Boxing Day store visits dropped at the sharpest rate in nine years amid a rainy start to the traditional post-Christmas sales period.
Data firm Springboard said that over the noon period, the number of feet fell 10.6 percent from the same period last year.
That was the biggest decline of any Boxing Day since 2010 – which took place on Sunday, when negotiations began later.
The worst was for the streets, down 13.6%, while retail parks declined by 5.9% and 8.8% in the number of stores.
However, business recovered at the end of the day – down 8.6% on December 26, 2018.
Springboard said it was the worst decline since 2011.
Shoppers line up outside a store in Gateshead
Springboard Insights Director Diane Wehrle said of the updated numbers: "This is further evidence that consumers are now shopping later in the day on Boxing Day.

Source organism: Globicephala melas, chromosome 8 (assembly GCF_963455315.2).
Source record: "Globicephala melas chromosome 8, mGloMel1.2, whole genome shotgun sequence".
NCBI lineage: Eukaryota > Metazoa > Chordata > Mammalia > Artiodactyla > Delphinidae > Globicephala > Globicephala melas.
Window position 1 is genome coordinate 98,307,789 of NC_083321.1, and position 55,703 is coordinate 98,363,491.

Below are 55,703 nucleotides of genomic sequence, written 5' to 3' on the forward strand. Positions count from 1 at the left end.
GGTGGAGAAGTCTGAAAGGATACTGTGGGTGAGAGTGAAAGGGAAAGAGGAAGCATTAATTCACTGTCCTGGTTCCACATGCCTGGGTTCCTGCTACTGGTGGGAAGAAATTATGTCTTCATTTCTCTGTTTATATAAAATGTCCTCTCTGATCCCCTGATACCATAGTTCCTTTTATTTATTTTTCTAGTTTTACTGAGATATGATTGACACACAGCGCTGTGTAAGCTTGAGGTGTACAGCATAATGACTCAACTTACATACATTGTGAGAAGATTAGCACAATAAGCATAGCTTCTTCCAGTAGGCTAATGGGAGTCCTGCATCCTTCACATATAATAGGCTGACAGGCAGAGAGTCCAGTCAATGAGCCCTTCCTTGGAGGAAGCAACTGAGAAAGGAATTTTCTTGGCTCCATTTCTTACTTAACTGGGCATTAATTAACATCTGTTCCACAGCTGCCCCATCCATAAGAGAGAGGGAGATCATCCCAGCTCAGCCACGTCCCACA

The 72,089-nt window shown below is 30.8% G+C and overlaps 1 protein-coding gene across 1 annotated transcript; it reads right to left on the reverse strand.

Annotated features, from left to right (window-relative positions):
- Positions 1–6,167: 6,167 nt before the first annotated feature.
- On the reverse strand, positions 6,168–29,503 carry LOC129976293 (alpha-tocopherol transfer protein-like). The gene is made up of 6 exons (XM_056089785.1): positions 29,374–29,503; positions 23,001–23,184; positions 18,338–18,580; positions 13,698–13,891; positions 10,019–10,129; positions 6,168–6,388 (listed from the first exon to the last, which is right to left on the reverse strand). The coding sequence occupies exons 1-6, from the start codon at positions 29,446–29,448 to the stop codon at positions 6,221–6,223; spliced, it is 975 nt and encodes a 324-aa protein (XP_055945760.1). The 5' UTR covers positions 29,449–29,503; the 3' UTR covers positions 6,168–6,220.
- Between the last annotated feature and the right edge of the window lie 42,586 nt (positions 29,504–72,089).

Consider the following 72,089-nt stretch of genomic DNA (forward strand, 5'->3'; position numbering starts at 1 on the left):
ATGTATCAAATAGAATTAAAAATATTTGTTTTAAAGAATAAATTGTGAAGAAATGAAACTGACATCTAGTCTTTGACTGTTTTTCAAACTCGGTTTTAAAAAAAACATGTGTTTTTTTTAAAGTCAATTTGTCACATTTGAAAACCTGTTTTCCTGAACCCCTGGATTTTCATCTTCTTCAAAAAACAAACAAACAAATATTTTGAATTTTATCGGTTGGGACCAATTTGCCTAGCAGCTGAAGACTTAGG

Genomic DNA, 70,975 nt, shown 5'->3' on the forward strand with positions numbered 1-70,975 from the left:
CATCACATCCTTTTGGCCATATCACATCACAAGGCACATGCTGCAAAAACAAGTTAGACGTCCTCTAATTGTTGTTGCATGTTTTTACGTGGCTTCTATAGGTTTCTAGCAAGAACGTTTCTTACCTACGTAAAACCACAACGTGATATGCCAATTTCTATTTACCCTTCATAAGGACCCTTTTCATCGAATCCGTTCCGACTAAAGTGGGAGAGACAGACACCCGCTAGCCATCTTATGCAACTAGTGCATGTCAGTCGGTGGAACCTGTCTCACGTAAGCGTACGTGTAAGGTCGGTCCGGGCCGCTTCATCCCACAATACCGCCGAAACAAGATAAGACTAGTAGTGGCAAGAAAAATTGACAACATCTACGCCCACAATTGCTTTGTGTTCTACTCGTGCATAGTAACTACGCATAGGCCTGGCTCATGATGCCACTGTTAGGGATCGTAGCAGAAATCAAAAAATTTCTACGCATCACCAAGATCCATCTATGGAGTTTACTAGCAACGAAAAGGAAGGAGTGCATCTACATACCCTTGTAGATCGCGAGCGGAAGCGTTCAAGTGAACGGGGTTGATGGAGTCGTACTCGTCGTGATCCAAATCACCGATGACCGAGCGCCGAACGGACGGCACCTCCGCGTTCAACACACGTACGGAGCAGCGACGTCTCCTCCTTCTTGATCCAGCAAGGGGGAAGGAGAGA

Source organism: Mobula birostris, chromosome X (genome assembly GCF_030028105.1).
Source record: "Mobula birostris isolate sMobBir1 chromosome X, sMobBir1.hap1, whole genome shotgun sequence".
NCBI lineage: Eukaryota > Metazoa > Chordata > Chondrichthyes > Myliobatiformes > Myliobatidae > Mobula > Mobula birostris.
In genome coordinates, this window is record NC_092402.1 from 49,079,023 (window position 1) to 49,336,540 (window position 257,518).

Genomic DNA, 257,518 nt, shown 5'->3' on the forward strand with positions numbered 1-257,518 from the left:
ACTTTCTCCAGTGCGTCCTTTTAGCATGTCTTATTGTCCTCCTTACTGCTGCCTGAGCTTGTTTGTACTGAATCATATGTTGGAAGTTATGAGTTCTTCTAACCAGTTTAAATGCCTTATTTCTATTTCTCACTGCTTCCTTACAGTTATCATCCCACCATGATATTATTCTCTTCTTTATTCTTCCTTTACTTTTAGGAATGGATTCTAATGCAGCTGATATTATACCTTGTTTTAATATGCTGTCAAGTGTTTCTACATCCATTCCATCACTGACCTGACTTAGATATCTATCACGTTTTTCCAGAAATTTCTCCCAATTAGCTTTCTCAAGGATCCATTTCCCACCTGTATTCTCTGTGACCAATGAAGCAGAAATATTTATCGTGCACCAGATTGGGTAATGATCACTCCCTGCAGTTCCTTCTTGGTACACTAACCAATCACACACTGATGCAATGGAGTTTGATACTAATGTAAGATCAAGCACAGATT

"Consumer demand for trips to brick and mortar destinations that include other activities such as leisure and eating out, as well as shopping, continues to strengthen.
"It is clear that consumers visited the higher streets early in the evening than during the day, with steps increasing from -13.8% until 17h to -6.5% between 17h and midnight.
"This is not unexpected, as the main streets have more independent stores, a larger proportion of which will be closed on Boxing Day."
The numbers potentially reflect a gloomy end of the year for Main Street – hit this year by unstable consumer confidence.
Wehrle pointed to major changes in the way consumers shop, including "more internet access, increased spending on Black Friday … and the fact that the number of families combined means that many consumers are still celebrating Christmas on Boxing Day with their families ".
She said, "Taken together, these changes mean Boxing Day is arguably a less important trading day than it was before."
Some shoppers were still prepared to weather the gloomy weather with queues forming outside the Trafford Center Selfridges store in Manchester and others spotted outside the stores in Liverpool before 6am.
It emerged as research suggesting that some consumers were spending less money on cheap fast fashion products due to concerns about the environmental impact.